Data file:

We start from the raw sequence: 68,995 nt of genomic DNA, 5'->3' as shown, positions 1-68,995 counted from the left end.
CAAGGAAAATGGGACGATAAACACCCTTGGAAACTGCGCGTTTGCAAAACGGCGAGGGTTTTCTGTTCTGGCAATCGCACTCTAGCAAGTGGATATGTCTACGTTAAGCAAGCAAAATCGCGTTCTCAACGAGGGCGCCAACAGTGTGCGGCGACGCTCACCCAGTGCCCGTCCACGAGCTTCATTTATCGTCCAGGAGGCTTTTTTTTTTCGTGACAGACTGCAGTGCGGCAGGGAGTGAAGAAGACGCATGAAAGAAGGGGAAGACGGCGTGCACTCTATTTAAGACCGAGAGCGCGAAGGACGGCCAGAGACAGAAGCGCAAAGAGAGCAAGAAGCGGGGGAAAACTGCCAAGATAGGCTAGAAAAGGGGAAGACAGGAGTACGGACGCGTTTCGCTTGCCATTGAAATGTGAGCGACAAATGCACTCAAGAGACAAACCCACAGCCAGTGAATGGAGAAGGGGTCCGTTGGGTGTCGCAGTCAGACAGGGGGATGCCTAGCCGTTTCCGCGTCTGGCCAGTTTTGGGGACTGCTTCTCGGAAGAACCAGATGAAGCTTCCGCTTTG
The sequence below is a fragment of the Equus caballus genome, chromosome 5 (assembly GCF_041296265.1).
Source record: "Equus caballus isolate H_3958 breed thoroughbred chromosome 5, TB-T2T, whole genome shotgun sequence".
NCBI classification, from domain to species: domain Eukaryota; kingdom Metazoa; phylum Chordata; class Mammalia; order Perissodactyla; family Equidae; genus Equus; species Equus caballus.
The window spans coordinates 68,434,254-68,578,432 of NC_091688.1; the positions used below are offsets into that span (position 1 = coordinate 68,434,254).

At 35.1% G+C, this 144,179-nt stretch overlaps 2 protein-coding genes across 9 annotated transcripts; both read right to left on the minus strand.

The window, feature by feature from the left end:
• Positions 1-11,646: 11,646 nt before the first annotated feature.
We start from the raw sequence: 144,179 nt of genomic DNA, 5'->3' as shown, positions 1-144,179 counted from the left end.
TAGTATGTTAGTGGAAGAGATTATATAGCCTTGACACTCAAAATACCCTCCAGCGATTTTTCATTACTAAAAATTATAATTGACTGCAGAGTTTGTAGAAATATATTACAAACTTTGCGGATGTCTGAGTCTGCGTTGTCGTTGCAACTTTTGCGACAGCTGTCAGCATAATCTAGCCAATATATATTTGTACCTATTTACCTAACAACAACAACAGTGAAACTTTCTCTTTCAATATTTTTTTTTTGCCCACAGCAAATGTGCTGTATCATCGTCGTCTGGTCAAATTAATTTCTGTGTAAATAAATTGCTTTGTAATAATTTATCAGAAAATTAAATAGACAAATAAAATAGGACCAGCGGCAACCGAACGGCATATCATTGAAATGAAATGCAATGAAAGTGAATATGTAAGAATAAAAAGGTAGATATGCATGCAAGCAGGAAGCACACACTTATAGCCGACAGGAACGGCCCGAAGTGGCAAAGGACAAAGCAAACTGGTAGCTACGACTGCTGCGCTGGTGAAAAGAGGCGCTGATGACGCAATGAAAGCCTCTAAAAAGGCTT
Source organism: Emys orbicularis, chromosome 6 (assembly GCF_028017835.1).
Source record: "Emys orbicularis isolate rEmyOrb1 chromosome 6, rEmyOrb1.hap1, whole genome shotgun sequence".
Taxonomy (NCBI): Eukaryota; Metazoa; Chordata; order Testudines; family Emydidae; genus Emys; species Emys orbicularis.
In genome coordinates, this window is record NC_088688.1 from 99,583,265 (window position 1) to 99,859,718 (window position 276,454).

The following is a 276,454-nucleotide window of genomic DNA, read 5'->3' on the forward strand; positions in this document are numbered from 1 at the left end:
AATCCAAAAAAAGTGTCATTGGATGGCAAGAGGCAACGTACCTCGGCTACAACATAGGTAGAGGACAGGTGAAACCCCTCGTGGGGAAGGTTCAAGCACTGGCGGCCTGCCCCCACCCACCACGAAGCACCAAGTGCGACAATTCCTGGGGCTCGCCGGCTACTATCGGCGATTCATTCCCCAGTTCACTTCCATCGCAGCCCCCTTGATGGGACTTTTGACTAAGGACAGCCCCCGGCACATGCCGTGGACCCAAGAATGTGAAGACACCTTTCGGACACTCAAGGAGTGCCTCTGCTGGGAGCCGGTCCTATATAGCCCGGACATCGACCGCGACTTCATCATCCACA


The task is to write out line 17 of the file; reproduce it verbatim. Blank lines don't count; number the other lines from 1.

AATCCAAAAAAAGTGTCATTGGATGGCAAGAGGCAACGTACCTCGGCTACAACATAGGTAGAGGACAGGTGAAACCCCTCGTGGGGAAGGTTCAAGCACTGGCGGCCTGCCCCCACCCACCACGAAGCACCAAGTGCGACAATTCCTGGGGCTCGCCGGCTACTATCGGCGATTCATTCCCCAGTTCACTTCCATCGCAGCCCCCTTGATGGGACTTTTGACTAAGGACAGCCCCCGGCACATGCCGTGGACCCAAGAATGTGAAGACACCTTTCGGACACTCAAGGAGTGCCTCTGCTGGGAGCCGGTCCTATATAGCCCGGACATCGACCGCGACTTCATCATCCACA